Methionine Metabolism Disrupted in MS


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Methionine Metabolism Disrupted in MS
Particularly impacted in progressive disease
  • by Kristina Fiore, Deputy Managing Editor, MedPage TodayNovember 14, 2017

WASHINGTON -- Metabolism of the essential amino acid methionine appears to be disrupted in multiple sclerosis, especially in progressive disease, researchers reported here.

Levels of methionine sulfoxide -- a product of methionine oxidation -- were elevated more than twofold in the cerebrospinal fluid of MS patients compared with that of matched controls (P=0.017), Fozia Mir, PhD, of the Tisch Research Center of New York, and colleagues reported during a poster session at the Society for Neuroscience meeting.

"In the CSF of MS patients, there's a huge increase in levels of methionine sulfoxide residues," Mir told MedPage Today. "It's very large and we see it throughout the spectrum of MS pathology. This seems to be something that we should be taking into consideration: why is methionine sulfoxide increased and what does it mean?"

Methionine is essential for several metabolic processes including protein synthesis, methylation, sulfur metabolism, redox regulation, and signal transduction, Mir said. It's highly susceptible to oxidation in vivo and the principal product of methionine oxidation is methionine sulfoxide. The consequence is that some proteins can lose their biological activity when incorporating methionine sulfoxide instead of methionine, she explained.

To get a better handle on methionine metabolism in MS, Mir and colleagues collected CSF samples from 120 MS patients and 30 age- and sex-matched controls. MS patients had relapsing-remitting, primary progressive, and secondary progressive disease.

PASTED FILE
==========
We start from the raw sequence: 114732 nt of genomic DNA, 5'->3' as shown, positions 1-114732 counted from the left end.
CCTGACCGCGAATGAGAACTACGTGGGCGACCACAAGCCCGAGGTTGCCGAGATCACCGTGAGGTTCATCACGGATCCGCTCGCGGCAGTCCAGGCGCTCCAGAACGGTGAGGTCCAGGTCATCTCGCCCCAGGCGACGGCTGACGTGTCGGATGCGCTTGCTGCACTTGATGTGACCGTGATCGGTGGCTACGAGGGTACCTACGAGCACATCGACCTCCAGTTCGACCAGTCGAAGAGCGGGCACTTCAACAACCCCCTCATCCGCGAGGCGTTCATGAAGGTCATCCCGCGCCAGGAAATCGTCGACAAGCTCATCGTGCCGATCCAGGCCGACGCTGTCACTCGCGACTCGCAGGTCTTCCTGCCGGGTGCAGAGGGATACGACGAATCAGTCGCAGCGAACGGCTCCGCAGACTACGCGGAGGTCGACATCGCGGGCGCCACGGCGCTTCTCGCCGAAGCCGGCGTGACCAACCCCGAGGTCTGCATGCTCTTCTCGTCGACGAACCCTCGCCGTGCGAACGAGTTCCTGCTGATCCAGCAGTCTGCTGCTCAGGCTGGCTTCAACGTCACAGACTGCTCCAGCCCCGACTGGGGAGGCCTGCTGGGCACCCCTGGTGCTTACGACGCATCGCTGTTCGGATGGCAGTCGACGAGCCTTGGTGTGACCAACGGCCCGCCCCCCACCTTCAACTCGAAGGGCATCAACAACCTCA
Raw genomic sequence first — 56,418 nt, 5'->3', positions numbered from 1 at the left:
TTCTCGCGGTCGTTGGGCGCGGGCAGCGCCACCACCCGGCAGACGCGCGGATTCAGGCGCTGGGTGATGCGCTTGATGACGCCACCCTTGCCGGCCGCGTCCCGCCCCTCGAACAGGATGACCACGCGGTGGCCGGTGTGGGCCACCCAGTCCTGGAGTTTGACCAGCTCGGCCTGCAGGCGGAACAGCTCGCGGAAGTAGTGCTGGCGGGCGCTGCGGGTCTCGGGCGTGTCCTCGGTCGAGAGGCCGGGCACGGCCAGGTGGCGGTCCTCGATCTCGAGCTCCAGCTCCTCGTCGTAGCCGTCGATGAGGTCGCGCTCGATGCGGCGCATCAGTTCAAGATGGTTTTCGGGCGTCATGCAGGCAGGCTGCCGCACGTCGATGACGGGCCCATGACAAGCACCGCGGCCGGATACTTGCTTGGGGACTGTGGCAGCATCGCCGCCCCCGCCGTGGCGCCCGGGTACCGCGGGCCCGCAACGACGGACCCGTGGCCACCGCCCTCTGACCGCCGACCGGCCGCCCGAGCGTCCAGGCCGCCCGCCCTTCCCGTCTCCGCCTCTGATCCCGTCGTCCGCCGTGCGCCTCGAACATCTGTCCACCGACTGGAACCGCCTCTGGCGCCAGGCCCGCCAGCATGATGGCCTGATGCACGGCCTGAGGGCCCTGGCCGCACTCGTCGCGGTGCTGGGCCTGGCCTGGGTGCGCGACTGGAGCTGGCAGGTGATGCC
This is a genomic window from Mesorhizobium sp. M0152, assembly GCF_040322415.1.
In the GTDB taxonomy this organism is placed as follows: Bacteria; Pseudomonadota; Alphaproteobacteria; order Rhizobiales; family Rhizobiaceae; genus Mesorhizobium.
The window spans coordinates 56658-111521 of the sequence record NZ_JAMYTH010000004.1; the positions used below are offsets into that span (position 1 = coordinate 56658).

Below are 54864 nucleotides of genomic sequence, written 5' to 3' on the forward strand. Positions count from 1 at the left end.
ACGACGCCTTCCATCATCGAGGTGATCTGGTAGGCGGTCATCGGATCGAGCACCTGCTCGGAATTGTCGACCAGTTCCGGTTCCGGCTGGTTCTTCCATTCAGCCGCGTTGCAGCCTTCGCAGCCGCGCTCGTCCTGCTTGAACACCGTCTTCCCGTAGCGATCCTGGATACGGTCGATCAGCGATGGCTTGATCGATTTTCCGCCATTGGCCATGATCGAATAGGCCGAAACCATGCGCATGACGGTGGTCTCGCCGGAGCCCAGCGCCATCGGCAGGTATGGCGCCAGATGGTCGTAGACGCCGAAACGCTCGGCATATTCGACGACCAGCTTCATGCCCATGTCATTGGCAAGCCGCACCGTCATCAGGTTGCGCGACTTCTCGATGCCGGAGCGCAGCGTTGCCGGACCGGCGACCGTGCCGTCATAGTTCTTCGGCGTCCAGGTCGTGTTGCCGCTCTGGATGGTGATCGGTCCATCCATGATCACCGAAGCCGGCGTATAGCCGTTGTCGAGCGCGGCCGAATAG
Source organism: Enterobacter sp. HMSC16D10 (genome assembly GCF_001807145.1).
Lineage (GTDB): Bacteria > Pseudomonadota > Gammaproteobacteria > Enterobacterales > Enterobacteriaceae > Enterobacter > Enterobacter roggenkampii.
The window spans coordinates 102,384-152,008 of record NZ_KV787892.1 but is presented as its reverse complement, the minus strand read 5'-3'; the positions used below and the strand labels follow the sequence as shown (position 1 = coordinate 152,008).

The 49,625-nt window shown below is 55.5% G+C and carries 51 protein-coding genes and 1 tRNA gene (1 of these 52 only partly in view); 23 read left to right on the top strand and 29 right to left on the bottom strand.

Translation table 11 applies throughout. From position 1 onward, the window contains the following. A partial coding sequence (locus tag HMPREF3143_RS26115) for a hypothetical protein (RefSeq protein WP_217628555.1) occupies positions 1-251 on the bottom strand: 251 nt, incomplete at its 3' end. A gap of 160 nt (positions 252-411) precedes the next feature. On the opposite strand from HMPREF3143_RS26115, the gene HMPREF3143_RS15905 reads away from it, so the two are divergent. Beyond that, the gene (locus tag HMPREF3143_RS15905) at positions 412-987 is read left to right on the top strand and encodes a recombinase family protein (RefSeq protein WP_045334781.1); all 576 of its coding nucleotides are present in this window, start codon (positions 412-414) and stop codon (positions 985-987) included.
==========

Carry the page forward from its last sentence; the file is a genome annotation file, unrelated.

In addition to finding elevated methionine sulfoxide levels in MS patients, they also saw that elevated levels of the compound were significantly more pronounced in progressive MS patients and were significantly increased -- but to a more modest extent -- in RRMS patients compared with controls.

In mice with experimental autoimmune encephalomyelitis, a standard animal model of MS, methionine sulfoxide levels were increased in brains and spinal cords at 14 days and at disease peak at 21 days. This elevation was accompanied by an increase in levels of methionine sulfoxide reductase-1 (MSR1) -- the enzyme that converts methionine sulfoxide back to methionine.

"There's a definite drop in MSR1 levels, so it seems as though this is important, but we're not sure if this is the only enzyme causing this effect," Mir said. "It may not be. There may be other mechanisms contributing to this."

Mir added that her work is focused on eventually finding treatments for progressive MS: "Neurologists tell us that they have good drugs for relapsing MS, that immune suppression works. We need to know about progression, because we don't really have anything there."

That's why her team is focused on metabolomic screening. "A metabolite is not a biomarker. It's indicative of something bigger," she said. "Looking at function is more crucial than saying, this is increased and it indicates progression. We can't deny that, but it's important to look beyond that."

While many clinicians feel they're stalling MS progression by treating the immune component of the disease with available therapies, she said, the fact that few treatments exist for progressive MS indicate "there is something that is totally independent of inflammation, and we should be looking at that too."